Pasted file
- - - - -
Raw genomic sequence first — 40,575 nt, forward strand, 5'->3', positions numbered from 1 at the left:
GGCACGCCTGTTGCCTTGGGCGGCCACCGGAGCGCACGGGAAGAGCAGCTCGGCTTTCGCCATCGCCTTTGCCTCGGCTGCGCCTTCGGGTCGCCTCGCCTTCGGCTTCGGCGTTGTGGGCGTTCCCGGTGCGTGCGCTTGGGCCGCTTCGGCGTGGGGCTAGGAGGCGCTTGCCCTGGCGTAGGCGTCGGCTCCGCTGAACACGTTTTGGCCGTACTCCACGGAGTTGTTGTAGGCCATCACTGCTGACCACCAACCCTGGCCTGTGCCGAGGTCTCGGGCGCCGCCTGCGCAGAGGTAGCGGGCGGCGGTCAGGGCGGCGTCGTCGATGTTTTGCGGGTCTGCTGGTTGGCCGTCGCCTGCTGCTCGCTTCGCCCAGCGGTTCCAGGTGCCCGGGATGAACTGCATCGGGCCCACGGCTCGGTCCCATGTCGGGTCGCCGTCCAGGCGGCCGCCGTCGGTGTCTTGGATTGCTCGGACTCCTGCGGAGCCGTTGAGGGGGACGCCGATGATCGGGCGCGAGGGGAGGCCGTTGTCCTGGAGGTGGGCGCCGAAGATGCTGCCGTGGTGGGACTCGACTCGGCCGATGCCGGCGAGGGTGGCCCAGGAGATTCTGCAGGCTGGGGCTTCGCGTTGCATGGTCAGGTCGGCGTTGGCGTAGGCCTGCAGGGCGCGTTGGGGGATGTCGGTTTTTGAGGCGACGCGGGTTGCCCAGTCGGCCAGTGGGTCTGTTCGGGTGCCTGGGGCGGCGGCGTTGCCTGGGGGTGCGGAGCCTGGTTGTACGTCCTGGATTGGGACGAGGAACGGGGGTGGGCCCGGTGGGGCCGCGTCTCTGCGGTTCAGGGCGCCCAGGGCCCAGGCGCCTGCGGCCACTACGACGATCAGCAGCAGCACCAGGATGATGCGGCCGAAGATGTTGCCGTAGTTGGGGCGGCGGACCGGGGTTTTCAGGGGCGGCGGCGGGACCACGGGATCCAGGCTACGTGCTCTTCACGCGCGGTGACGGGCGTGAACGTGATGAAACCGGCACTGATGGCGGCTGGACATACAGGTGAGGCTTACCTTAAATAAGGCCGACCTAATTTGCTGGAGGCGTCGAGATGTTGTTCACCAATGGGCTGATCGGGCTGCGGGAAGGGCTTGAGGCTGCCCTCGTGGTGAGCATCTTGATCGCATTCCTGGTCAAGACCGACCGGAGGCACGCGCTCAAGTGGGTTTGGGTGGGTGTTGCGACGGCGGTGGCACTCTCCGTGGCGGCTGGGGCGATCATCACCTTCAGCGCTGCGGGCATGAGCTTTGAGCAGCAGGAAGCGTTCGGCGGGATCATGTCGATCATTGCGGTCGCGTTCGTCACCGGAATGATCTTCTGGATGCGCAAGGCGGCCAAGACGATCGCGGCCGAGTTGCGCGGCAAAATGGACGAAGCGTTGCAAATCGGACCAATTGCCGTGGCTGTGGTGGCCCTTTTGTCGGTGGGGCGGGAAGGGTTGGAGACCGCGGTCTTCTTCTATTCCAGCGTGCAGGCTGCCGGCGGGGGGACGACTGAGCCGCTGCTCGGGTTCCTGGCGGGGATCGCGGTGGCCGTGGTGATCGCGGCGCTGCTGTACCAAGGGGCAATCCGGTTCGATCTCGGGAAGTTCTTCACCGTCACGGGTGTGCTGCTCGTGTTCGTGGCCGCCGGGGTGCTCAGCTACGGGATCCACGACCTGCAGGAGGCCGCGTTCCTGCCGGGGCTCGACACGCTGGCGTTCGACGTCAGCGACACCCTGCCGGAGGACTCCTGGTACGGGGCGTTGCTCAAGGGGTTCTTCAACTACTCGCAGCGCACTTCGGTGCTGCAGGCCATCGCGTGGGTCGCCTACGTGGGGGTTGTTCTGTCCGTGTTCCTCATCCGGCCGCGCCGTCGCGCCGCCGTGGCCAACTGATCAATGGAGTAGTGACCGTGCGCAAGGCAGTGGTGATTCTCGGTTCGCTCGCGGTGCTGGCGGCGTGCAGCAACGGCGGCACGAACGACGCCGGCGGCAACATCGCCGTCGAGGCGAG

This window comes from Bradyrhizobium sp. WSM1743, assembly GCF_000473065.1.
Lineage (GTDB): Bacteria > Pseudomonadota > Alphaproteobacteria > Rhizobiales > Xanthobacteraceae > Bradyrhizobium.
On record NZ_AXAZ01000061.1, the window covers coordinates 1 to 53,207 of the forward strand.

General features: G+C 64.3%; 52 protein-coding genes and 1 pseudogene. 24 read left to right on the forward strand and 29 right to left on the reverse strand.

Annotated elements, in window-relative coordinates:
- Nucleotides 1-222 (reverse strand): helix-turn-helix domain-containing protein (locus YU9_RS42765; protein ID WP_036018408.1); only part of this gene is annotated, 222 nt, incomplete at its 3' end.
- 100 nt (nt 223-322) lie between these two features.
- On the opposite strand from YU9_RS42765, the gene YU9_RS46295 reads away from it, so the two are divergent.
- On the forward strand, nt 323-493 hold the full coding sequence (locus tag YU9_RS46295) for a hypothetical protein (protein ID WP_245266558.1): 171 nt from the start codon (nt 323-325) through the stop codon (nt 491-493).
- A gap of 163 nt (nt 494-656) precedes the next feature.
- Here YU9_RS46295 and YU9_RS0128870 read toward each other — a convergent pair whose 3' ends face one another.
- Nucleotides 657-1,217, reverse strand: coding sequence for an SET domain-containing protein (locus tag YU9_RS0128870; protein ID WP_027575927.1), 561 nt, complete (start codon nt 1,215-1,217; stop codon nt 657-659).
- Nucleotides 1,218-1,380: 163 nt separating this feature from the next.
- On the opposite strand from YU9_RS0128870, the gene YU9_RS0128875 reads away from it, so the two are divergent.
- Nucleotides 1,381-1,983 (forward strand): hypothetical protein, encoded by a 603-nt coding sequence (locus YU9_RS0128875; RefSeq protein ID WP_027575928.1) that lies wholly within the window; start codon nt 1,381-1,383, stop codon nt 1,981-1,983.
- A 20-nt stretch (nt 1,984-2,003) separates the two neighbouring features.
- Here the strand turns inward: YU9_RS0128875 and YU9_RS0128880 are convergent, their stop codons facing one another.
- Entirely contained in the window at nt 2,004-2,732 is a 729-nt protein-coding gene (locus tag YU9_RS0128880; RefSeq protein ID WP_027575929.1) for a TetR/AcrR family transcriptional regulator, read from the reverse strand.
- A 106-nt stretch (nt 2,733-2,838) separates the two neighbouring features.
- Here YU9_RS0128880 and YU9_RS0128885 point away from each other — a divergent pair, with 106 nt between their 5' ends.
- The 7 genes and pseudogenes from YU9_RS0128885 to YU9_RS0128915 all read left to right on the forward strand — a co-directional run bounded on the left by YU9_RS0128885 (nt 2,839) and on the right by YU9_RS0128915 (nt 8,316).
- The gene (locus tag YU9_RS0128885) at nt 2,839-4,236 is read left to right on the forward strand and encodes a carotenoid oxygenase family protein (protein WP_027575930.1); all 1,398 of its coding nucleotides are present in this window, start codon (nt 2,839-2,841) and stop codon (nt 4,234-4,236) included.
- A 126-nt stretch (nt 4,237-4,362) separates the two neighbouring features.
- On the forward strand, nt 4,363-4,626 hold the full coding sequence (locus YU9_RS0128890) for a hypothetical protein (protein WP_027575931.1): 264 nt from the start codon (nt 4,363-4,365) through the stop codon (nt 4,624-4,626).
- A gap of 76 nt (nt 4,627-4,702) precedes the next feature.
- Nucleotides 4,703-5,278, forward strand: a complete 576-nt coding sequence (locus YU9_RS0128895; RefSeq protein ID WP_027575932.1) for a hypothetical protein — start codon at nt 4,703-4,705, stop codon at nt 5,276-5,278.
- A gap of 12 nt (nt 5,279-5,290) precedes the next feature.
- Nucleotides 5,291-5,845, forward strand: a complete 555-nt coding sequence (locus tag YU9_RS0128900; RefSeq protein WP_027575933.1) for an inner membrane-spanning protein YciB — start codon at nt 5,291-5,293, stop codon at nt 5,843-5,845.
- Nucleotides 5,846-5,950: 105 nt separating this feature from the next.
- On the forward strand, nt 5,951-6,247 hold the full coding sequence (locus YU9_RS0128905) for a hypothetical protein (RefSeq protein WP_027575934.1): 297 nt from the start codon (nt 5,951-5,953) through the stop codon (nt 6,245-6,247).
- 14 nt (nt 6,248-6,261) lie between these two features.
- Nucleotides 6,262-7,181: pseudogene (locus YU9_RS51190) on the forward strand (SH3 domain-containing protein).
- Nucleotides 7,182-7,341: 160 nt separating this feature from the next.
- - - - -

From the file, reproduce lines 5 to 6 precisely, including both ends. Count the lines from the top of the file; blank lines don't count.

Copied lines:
On record NZ_AXAZ01000061.1, the window covers coordinates 1 to 53,207 of the forward strand.

General features: G+C 64.3%; 52 protein-coding genes and 1 pseudogene. 24 read left to right on the forward strand and 29 right to left on the reverse strand.